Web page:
The Safe Drinking Water Act and the Clean Water Act include revolving loan funds to help states finance drinking water purification and sewage treatment facilities—both of which are essential to the country’s public-health infrastructure. The Environmental Protection Agency reports that:
Reductions under sequestration would impact states’ ability to meet drinking water public health standards and to reduce the nitrogen and phosphorus pollution that contaminate drinking water supplies, cause toxic algae blooms, and deprive waters of oxygen that fish need to survive.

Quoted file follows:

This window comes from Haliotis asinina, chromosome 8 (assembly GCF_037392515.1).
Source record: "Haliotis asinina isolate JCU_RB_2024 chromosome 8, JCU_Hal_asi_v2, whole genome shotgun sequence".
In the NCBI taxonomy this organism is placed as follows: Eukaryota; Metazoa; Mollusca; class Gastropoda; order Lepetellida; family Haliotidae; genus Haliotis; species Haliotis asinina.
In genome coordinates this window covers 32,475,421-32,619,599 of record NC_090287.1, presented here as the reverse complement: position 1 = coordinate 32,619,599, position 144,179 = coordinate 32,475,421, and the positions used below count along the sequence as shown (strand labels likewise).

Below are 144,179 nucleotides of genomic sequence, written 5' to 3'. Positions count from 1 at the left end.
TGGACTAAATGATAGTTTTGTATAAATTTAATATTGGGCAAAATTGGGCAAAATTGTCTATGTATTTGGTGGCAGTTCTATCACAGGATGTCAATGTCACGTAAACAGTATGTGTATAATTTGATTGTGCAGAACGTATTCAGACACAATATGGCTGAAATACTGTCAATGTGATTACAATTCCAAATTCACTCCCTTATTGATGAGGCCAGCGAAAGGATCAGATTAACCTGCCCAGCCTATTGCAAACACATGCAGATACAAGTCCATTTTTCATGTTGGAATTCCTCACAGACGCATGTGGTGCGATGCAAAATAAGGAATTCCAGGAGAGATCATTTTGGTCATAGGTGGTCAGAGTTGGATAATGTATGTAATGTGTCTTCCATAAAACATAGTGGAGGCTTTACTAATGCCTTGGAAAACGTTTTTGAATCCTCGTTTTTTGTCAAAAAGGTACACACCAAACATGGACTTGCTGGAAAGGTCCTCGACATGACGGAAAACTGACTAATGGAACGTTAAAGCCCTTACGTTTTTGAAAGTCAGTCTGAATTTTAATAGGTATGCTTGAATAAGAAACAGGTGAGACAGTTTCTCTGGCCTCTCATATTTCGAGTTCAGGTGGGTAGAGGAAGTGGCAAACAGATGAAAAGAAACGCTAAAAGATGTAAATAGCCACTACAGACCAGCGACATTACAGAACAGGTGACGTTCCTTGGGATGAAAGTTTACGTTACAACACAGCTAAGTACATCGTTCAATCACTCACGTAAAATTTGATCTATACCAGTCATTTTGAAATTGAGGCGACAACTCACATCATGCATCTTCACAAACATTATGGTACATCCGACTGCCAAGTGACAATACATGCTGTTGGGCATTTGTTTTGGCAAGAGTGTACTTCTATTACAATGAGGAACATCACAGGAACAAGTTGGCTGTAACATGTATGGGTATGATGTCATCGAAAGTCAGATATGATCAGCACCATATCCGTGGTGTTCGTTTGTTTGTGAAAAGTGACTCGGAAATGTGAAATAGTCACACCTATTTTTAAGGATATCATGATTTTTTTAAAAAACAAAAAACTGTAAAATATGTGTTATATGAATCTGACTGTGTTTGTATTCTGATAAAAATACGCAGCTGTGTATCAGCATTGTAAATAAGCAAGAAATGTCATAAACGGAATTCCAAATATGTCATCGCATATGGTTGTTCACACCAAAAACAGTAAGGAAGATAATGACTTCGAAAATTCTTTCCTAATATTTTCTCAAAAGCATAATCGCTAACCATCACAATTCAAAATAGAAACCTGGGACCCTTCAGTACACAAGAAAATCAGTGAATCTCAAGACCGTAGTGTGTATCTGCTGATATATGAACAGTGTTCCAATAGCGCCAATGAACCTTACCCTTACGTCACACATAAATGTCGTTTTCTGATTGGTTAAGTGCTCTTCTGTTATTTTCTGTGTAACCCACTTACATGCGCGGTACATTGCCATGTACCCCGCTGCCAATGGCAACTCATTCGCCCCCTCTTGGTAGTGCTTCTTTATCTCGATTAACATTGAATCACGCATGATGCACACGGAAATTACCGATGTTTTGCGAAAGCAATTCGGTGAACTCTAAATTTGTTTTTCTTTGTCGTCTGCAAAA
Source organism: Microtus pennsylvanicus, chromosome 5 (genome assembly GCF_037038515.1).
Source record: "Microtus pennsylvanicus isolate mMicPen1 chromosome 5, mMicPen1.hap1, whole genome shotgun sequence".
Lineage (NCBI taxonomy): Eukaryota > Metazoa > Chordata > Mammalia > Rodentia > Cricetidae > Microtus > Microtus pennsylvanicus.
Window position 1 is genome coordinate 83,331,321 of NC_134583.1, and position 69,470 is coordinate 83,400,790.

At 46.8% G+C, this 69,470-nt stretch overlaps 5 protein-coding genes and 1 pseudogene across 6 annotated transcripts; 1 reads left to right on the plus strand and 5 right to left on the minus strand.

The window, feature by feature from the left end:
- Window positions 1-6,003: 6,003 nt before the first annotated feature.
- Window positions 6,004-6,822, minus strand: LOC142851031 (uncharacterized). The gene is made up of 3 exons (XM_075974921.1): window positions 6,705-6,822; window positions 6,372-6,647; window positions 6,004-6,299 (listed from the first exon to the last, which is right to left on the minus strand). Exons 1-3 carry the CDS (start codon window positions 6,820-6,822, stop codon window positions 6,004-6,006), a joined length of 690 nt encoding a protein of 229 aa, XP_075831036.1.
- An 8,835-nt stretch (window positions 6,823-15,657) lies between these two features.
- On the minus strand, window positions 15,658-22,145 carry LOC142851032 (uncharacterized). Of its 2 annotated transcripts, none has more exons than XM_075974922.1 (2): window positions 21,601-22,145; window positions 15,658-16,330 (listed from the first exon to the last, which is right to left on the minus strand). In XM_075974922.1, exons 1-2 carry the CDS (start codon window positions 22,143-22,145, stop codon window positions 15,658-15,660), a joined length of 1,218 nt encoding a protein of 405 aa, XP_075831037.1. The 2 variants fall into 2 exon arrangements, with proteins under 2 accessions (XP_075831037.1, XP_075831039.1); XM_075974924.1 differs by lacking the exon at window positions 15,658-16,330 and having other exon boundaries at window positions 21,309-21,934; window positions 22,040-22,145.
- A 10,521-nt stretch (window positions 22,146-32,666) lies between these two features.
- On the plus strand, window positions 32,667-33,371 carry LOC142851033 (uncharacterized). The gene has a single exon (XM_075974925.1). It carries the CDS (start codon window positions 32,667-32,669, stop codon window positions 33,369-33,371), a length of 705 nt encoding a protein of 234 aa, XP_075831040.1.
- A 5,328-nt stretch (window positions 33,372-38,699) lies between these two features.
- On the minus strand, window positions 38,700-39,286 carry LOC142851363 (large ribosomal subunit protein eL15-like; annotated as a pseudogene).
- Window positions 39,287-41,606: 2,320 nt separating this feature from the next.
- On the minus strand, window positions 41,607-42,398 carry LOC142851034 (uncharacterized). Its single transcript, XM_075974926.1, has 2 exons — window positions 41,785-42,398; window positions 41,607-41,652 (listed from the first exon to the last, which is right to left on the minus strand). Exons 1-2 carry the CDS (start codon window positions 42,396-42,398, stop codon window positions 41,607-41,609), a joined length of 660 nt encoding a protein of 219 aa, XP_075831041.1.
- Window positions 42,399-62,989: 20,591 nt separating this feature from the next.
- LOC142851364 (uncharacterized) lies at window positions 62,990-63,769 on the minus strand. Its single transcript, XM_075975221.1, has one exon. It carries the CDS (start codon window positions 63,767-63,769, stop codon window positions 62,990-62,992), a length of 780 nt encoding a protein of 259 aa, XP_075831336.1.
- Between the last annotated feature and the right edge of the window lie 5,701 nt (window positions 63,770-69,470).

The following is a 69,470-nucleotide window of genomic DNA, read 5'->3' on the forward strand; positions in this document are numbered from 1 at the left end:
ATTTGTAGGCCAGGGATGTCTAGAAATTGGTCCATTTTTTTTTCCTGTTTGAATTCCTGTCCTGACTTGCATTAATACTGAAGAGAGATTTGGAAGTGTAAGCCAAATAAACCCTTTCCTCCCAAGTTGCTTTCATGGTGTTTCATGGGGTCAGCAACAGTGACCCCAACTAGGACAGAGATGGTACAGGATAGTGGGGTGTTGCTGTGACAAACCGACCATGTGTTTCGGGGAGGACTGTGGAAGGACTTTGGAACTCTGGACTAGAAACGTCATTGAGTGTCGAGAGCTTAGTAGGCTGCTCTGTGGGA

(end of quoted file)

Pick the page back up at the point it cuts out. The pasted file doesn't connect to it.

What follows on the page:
This reduction would result in the elimination of more than 100 water quality protection and restoration projects throughout the United States.
Drinking water and wastewater treatment are already underfunded, as are other major infrastructure projects. The Environmental Protection Agency estimates that they have capital needs of at least $31.6 billion per year.
Investment in water treatment infrastructure is important because new sources of water are of lower quality. Cities and states have already tapped into the low hanging fruit of high quality water sources and now are looking at lower quality surface water sources or recaliming wastewater. Both types of water require more intensive treatment with technologies like ozone, UV and membranes.